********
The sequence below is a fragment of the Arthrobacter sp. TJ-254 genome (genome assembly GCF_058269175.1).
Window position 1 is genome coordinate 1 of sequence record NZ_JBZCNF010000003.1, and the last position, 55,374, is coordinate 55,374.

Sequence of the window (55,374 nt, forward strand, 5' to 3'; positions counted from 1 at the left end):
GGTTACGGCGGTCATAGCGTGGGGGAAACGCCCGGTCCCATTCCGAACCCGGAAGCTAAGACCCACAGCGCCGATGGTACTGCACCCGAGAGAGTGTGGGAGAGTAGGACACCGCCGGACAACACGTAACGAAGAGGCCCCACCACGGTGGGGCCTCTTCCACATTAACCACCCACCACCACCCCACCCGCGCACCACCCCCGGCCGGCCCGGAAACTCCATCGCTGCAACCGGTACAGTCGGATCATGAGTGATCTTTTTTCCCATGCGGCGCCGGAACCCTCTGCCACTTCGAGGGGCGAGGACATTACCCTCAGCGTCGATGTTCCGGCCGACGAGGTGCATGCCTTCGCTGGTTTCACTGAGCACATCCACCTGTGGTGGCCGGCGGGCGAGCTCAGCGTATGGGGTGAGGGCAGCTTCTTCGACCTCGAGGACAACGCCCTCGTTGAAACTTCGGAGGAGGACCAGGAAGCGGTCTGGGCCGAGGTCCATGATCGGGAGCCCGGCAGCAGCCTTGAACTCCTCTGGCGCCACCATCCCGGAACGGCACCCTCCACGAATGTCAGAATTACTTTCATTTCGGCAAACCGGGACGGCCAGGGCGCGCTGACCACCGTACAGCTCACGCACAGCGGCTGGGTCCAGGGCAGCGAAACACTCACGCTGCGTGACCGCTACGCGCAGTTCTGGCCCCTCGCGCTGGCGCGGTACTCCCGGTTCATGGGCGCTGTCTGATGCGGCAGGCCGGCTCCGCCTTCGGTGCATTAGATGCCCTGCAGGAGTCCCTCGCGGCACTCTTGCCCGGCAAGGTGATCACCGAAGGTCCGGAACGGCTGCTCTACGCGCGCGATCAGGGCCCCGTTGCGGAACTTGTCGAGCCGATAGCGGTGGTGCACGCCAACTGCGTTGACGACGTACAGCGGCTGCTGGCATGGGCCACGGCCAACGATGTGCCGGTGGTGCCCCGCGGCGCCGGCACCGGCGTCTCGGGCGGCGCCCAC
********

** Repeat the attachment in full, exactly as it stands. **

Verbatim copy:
The sequence below is a fragment of the Arthrobacter sp. TJ-254 genome (genome assembly GCF_058269175.1).
Window position 1 is genome coordinate 1 of sequence record NZ_JBZCNF010000003.1, and the last position, 55,374, is coordinate 55,374.

Sequence of the window (55,374 nt, forward strand, 5' to 3'; positions counted from 1 at the left end):
GGTTACGGCGGTCATAGCGTGGGGGAAACGCCCGGTCCCATTCCGAACCCGGAAGCTAAGACCCACAGCGCCGATGGTACTGCACCCGAGAGAGTGTGGGAGAGTAGGACACCGCCGGACAACACGTAACGAAGAGGCCCCACCACGGTGGGGCCTCTTCCACATTAACCACCCACCACCACCCCACCCGCGCACCACCCCCGGCCGGCCCGGAAACTCCATCGCTGCAACCGGTACAGTCGGATCATGAGTGATCTTTTTTCCCATGCGGCGCCGGAACCCTCTGCCACTTCGAGGGGCGAGGACATTACCCTCAGCGTCGATGTTCCGGCCGACGAGGTGCATGCCTTCGCTGGTTTCACTGAGCACATCCACCTGTGGTGGCCGGCGGGCGAGCTCAGCGTATGGGGTGAGGGCAGCTTCTTCGACCTCGAGGACAACGCCCTCGTTGAAACTTCGGAGGAGGACCAGGAAGCGGTCTGGGCCGAGGTCCATGATCGGGAGCCCGGCAGCAGCCTTGAACTCCTCTGGCGCCACCATCCCGGAACGGCACCCTCCACGAATGTCAGAATTACTTTCATTTCGGCAAACCGGGACGGCCAGGGCGCGCTGACCACCGTACAGCTCACGCACAGCGGCTGGGTCCAGGGCAGCGAAACACTCACGCTGCGTGACCGCTACGCGCAGTTCTGGCCCCTCGCGCTGGCGCGGTACTCCCGGTTCATGGGCGCTGTCTGATGCGGCAGGCCGGCTCCGCCTTCGGTGCATTAGATGCCCTGCAGGAGTCCCTCGCGGCACTCTTGCCCGGCAAGGTGATCACCGAAGGTCCGGAACGGCTGCTCTACGCGCGCGATCAGGGCCCCGTTGCGGAACTTGTCGAGCCGATAGCGGTGGTGCACGCCAACTGCGTTGACGACGTACAGCGGCTGCTGGCATGGGCCACGGCCAACGATGTGCCGGTGGTGCCCCGCGGCGCCGGCACCGGCGTCTCGGGCGGCGCCCAC